It might feel like spring is a long way away right now, but in reality it will be here before we know it, and these winter months are the perfect time to start planning your summer garden. If it’s your first attempt at gardening (YAY!) that’s great, if you’ve been gardening for years you probably enjoy this time of year since this is when you start to get seed catalogs in the mail.

How Much Space Do You Have?

The first thing to consider when you are starting to plan your garden is the amount of space you have. Many who live in apartments or condos may only have their window sills or a small balcony, and that is plenty to start growing your own food.

If all you have are a few window sills you will need to plan on using smaller pots and growing smaller plants like lettuce or herbs. Check this post out if you’re new to container gardening and need some help getting started. If you have some raised garden beds or a large garden then your planning will be more involved so that you can utilize all the space you have.

Garden Design

If you have raised garden beds or a more traditional garden (one that you removed the sod and tilled the dirt) then your design can be very important. You will want to have an idea of what you want to plant and how much space those plants need to successfully grow to maturity.

There are resources available online that help you plan your garden so you can get spacing right, Gardeners Supply has a free planner that will help you space plants properly, tell you when you should start your seeds and any helpful hints they have.square-foot-garden-plan

I have two 3′ x 5.5′ raised beds, this year I want to try a method called square foot gardening. This method is designed to help you plant and grow more in less space. I planted them with lettuce, herbs and flowers in rows last year, this year I would like to try to grow more in the space that I have available. I also have some larger, about 12″ round pots, that I’m going to try to utilize as well.

What Should You Plant?

If you don’t get seed catalogs already they are a great place to start, they give all sorts of pictures and can provide some inspiration for what you would like to plant in your own garden.

Many seed catalogs have started to carry seeds for different vegetables that are meant to grow in containers. These plants have been bred to be able to thrive with confined roots and are generally a little smaller, you don’t really want to have a plant grow to be five feet tall in a 12″ round pot.

Some great plants to start with if you’re new to gardening are salad greens and herbs, these are generally easy to grow and low maintenance. I like to plant salad veggies; lettuce, radishes, broccoli and snap peas for example. I also like to try to experiment with plants that might be a little more high maintenance, last year I tried delicata squash, a different year I tried daikon radishes and turnips thinking they were going to be an easy low maintenance vegetable to try, unfortunately they got some sort of larvae into them and ruined everything I had planted. That is part of the fun of having a garden, experimenting with different vegetables and hoping that they succeed.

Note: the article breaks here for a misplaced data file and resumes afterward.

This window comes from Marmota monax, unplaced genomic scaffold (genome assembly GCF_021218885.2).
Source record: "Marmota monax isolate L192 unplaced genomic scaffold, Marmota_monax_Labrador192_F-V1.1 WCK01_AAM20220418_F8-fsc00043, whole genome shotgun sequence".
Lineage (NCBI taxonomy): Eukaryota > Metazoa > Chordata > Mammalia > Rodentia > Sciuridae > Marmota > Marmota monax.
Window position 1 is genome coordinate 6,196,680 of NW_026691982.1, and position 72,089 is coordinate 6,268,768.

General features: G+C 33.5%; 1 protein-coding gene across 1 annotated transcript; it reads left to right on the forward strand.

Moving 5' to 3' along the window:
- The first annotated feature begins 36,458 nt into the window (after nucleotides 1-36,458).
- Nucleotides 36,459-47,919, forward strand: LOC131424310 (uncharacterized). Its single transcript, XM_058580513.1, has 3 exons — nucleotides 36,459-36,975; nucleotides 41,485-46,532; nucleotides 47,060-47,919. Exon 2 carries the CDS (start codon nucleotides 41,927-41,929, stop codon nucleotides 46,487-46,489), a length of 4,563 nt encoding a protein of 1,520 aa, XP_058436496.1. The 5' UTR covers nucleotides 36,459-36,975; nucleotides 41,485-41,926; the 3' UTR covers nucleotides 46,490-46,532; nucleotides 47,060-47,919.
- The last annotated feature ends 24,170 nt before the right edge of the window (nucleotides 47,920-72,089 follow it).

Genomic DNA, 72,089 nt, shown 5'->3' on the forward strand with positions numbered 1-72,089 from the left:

Starting Seeds

Once you have your garden planned and have decided what you would like to try to grow and when you should plan to start your seeds.

I use a simple seed starting tray with plastic cells for the dirt and seeds. The kits usually come with a bottom tray to put water in seed-starting-kitand a clear plastic top to help get your seeds to sprout. Another useful tool is a grow light, you can read about this bamboo LED grow light that I reviewed here. Grow lights are really useful since many seeds need to be started several weeks before you’re able to put them outside, using a grow light you can be sure to give your young plants optimal amounts of light.

Many seeds do much better if you are able to start them inside, especially if you live in a northern region like I do. Things like onions are best if you start them in February, peppers get started in early April, tomatoes we start mid-April, we have also found things like our broccoli, cauliflower and cabbage do better if they are started inside as well. Starting some of your seeds inside gives them more time to reach maturity and gives you a better chance of being able to consume them before a fall frost hits.

Happy Planning!

Planning your garden during the cold dark winter months is a great way to begin to look forward to the approaching spring and summer. You can dream about what you want to grow in the coming year and reflect on what did and didn’t work the year before. I hope this helps you begin the planning process and that you are able to make the most of the space available to you. Happy Gardening!

  1. I feel the spring is coming in fast here in Finland! I know it’s the only January but the days are getting longer after a long dark winter. Before you know it the spring flowers will be growing.

    We have a small garden with mainly decorational plants but we also grow some herbs, strawberries, black currants. I’ve been thinking about planting some carrots for next summer.

    We are a bit too much up north to grow tomatoes, it would require a greenhouse which we don’t have room for currently.

    The truth is that we don’t have that much space but I know you don’t need that much space if you plan it carefully, take care of fertilization, watering, etc. I really like your ideas here for small scale gardens! I think there is a real demand for these as people are starting to notice how much they miss nature in their lives in big cities.

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